A headline in the Jan. 4 Metro section incorrectly used the term "break-in" in connection with the federal court sentencing of Mark U. Price. Price pleaded guilty to a misdemeanor charge of unauthorized entry into offices at the U.S. Department of Education, where he had worked. He did not plead guilty to a "break-in." The accompanying article stated that Price's fitness to stand trial had been considered, but does not state how the issue was resolved. The judge found Price fit and able to assist in his defense. The article also incorrectly described an unsworn statement in the case as an "affidavit." The article further incorrectly stated that Price's religious discrimination complaint against the Education Department had been dismissed, when in fact it was resolved through a settlement in which the department, while not admitting any discrimination, granted Price a job transfer he had requested.
Mark U. Price, a former attorney for the U.S. Department of Education who pleaded guilty to entering department offices after he was fired and to damaging investigative records about his case, was placed on probation for three years yesterday by a federal judge.
As part of a plea bargain in which prosecutors dropped felony charges of burglary and of stealing and destroying government records, Price agreed to continue mental health therapy and to ask the Utah bar to place him on disability status.
The brief sentencing by U.S. District Judge Thomas A. Flannery culminated a bizarre three-year battle between Price, 36, of Alexandria and his former superiors at the Education Appeal Board. The panel hears complaints by states and other recipients of federal education aid regarding audit reports requiring them to return misspent funds.
The unlawful entry took place on a Saturday in April 1984, two months after Price was fired as attorney-adviser to the board after repeated clashes with its chairman, David S. Pollen, and other board members.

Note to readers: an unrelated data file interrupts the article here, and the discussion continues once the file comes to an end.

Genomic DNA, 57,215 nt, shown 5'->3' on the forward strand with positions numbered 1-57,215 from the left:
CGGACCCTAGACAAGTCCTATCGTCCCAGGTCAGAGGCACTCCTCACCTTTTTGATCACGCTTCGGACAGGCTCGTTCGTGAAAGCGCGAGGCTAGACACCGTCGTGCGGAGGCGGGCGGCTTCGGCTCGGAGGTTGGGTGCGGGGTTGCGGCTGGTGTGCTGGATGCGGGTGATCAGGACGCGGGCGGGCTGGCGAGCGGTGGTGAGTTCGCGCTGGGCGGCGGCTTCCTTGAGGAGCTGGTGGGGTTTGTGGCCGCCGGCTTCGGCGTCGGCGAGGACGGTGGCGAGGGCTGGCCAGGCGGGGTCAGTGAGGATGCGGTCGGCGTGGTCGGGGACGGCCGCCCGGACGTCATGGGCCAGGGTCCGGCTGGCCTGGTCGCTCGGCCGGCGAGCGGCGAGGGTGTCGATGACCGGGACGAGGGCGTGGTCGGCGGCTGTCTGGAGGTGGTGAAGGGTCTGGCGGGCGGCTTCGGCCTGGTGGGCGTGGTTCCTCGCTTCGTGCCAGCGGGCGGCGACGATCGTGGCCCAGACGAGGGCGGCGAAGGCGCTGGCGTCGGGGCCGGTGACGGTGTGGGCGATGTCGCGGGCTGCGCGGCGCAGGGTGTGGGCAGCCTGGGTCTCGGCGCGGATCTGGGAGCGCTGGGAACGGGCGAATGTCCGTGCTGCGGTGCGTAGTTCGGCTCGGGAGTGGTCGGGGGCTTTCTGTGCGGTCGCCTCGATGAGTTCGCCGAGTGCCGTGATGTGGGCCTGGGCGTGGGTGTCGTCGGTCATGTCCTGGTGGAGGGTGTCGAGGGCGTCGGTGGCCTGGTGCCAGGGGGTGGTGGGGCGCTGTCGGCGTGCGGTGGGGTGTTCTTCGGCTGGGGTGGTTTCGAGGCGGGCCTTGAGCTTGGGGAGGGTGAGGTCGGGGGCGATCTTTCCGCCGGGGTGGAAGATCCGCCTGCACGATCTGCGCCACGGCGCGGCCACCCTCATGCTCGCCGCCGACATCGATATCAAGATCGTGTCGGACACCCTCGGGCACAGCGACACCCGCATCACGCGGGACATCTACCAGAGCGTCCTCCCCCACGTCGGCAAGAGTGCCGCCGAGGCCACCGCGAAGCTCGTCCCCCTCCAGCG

Pollen and the board members accused Price of being erratic and partisan. In turn, he filed a discrimination complaint, later dismissed, accusing Pollen of taking action against him because he is a Mormon.
In an interview yesterday, Pollen said Price forged his name on an anti-Mormon letter sent in early 1984 to a brother-in-law of then-Education Secretary T.H. Bell, who is an active member of the Mormon church. Pollen said the letter was turned over to the Education Department's inspector general, whose office contacted the Federal Bureau of Investigation.
According to an FBI affidavit filed in the case, investigative files dealing with the letter and other activities by Price were stolen from the inspector general's office in a weekend burglary in early March 1984.
Late the following month, the affidavit says, Price was seen in an Education Department office tearing up documents and throwing them into a trash can. After the documents were retrieved and pieced together, Special Agent John H. Taylor of the inspector general's office identified them as having come from the stolen investigative file and the FBI found Price's fingerprints on them, the affidavit said.
After Price was indicted in October 1984, Dr. Glenn Miller, a court-appointed psychiatrist, said Price was unfit to stand trial, but Price maintained that he could stand trial. The plea bargain was entered in October.
Pollen said yesterday that Price has continued to write letters to members of Congress and newspapers accusing him of bias and corruption.